There’s a tendency among weight room warriors to believe that more is better. A study recently published in the Journal of the International Society of Sports Nutrition takes a look at what can be accomplished with less. In this case, they were trying to determine the least amount of protein that could assist with post-workout recovery.

Twenty healthy male subjects in their 40s did 4 sets of leg extensions and presses using 80% of their one rep max. Some consumed 9 grams of milk protein while others got a calorie-matched carbohydrate drink.

 Nine grams of milk protein was enough to increase some measures of mammalian target of rapamycin complex 1 (mTORC1) signaling, which plays a role in protein synthesis. It wasn’t enough to optimize the increased amino acid transport that results from exercise.

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Fast Absorbing Protein After Workout or Slow?

Whey is a rapidly digesting protein found in milk. Casein is a slowly digesting protein that also comes from milk. Which one or combination is better for muscle building after weight training? A study published in the International Journal of Sport Nutrition and Exercise Metabolism put 3 options to the test with experienced weight lifters enrolled in a 9-week resistance training program.

After each workout, subjects got a protein shake made with all whey protein, half whey and half casein or 20% whey and 80% casein. Body composition and strength measurements taken before and after the 9-week program showed similar increases across all groups. The only difference was in blood tests that showed higher leucine bioavailability after consuming the all when and 50% whey shakes. Leucine is one of the three Branched Chain Amino Acids (BCAAs).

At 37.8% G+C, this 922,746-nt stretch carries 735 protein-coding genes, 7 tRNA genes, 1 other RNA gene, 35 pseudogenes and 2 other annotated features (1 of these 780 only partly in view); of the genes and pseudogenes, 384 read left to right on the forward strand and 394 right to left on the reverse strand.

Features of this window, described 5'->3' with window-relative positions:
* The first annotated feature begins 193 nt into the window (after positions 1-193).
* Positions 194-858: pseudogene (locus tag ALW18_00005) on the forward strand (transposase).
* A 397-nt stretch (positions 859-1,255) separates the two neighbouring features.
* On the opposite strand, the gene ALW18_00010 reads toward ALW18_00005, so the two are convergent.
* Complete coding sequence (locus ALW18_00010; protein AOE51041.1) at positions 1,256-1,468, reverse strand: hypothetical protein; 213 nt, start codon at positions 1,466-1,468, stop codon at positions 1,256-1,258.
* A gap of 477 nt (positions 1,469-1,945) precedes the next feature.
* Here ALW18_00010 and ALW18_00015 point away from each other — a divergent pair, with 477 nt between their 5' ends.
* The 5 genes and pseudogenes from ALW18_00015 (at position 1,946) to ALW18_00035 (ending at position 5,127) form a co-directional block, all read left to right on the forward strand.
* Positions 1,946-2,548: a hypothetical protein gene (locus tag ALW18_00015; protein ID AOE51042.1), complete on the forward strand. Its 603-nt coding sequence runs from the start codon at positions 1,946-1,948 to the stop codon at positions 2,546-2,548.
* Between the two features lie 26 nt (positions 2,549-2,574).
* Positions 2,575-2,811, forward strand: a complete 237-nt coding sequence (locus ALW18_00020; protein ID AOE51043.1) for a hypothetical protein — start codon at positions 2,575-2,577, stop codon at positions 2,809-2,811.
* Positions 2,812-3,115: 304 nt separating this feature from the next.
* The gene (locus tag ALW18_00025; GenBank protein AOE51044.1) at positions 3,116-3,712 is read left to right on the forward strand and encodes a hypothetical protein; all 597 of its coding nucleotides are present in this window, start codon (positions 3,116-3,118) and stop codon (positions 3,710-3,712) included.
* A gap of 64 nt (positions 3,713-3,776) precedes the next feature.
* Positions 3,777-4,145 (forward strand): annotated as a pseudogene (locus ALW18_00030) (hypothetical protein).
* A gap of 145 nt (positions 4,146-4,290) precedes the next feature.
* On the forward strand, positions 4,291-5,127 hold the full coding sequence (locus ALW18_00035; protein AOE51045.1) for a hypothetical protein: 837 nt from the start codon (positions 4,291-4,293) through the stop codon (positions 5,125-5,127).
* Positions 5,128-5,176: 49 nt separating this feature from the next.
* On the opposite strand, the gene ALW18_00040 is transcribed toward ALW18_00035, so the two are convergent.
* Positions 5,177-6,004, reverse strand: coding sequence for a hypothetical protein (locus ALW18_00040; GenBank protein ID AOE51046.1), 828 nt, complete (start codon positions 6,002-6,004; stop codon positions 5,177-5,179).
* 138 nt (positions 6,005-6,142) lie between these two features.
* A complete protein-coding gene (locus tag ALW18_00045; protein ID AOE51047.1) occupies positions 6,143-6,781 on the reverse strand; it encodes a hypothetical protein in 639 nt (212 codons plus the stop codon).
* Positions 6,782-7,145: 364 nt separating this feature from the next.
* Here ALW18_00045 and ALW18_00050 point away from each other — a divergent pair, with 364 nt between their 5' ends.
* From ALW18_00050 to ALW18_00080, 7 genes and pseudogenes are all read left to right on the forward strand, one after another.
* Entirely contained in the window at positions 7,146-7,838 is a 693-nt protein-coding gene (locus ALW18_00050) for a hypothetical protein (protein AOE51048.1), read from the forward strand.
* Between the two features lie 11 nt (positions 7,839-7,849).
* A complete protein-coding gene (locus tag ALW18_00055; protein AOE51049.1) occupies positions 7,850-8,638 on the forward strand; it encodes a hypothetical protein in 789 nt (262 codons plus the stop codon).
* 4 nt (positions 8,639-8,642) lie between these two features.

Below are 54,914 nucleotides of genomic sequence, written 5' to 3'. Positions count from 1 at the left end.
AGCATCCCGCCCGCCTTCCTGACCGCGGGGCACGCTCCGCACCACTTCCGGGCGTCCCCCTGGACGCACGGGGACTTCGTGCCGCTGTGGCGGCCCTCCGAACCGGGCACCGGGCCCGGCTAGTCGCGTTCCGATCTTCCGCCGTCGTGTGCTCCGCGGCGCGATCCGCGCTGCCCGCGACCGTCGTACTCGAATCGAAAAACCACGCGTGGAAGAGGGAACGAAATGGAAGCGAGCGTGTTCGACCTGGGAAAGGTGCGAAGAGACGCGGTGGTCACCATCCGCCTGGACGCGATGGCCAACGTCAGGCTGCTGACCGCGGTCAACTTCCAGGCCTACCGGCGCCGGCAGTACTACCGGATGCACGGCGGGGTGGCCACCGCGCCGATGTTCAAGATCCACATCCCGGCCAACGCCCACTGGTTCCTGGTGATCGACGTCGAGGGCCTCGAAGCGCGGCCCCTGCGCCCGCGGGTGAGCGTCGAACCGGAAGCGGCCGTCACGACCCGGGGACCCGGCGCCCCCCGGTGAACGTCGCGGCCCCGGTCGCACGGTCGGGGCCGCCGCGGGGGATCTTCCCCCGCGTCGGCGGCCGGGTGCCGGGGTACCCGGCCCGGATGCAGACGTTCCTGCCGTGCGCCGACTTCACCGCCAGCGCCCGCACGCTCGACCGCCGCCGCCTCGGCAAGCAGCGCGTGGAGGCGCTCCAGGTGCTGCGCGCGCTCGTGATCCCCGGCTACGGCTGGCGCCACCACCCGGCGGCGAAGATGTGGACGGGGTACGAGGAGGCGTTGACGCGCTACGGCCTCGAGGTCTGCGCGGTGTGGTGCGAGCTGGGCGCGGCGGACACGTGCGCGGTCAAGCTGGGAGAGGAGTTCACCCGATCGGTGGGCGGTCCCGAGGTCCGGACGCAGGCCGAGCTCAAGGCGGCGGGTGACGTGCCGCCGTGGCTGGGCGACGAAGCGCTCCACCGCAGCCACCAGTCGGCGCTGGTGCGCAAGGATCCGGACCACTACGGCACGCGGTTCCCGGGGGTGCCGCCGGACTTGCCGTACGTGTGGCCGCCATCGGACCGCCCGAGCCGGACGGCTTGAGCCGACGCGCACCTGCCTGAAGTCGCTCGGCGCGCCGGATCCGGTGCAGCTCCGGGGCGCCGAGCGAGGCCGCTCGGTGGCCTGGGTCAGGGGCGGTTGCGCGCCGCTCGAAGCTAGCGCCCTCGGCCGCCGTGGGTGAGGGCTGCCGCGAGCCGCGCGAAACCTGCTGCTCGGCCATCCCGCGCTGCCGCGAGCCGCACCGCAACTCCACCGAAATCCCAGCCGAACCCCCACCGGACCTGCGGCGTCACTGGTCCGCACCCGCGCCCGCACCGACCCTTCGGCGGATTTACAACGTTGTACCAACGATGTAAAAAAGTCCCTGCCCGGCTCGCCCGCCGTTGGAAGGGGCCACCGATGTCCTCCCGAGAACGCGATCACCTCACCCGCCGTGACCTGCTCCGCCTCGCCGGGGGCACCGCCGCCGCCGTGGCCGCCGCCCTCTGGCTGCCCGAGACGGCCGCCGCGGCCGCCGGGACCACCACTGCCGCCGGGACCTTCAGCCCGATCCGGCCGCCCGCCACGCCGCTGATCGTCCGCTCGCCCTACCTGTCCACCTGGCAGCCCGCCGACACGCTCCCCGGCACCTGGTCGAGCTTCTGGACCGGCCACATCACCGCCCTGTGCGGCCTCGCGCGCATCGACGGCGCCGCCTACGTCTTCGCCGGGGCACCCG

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Selecting a rainbow of different colored fruits and vegetables is one way to promote dietary diversity. Compared to eating the same things all the time, this strategy helps balance macro- and micronutrient intake. A study published in The Journal of Nutrition looks at the association between plant protein consumption and dietary diversity.

Analyzing data from 1,330 adults who participated in the French Nutrition and Health Survey, researchers found a positive association between plant protein consumption, dietary diversity and nutrient adequacy. Consuming animal proteins was not associated with a diverse diet. Meat and potatoes eaters should consider adding some colorful vegetables to their meal plans.